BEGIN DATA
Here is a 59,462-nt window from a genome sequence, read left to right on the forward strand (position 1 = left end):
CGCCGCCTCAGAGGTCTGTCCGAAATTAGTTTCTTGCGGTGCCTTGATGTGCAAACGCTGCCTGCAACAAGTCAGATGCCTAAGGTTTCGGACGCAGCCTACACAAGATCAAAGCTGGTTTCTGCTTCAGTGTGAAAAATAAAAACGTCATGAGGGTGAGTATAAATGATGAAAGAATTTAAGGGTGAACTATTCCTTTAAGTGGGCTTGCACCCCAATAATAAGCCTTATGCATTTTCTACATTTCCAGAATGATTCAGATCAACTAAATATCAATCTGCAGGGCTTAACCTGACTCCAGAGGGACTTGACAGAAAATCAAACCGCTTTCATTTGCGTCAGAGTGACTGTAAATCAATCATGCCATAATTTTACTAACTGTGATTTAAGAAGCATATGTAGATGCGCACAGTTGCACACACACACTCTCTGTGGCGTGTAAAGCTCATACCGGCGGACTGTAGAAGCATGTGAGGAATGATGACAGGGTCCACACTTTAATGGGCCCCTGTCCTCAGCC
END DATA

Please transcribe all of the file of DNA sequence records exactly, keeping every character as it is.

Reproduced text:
Here is a 59,462-nt window from a genome sequence, read left to right on the forward strand (position 1 = left end):
CGCCGCCTCAGAGGTCTGTCCGAAATTAGTTTCTTGCGGTGCCTTGATGTGCAAACGCTGCCTGCAACAAGTCAGATGCCTAAGGTTTCGGACGCAGCCTACACAAGATCAAAGCTGGTTTCTGCTTCAGTGTGAAAAATAAAAACGTCATGAGGGTGAGTATAAATGATGAAAGAATTTAAGGGTGAACTATTCCTTTAAGTGGGCTTGCACCCCAATAATAAGCCTTATGCATTTTCTACATTTCCAGAATGATTCAGATCAACTAAATATCAATCTGCAGGGCTTAACCTGACTCCAGAGGGACTTGACAGAAAATCAAACCGCTTTCATTTGCGTCAGAGTGACTGTAAATCAATCATGCCATAATTTTACTAACTGTGATTTAAGAAGCATATGTAGATGCGCACAGTTGCACACACACACTCTCTGTGGCGTGTAAAGCTCATACCGGCGGACTGTAGAAGCATGTGAGGAATGATGACAGGGTCCACACTTTAATGGGCCCCTGTCCTCAGCC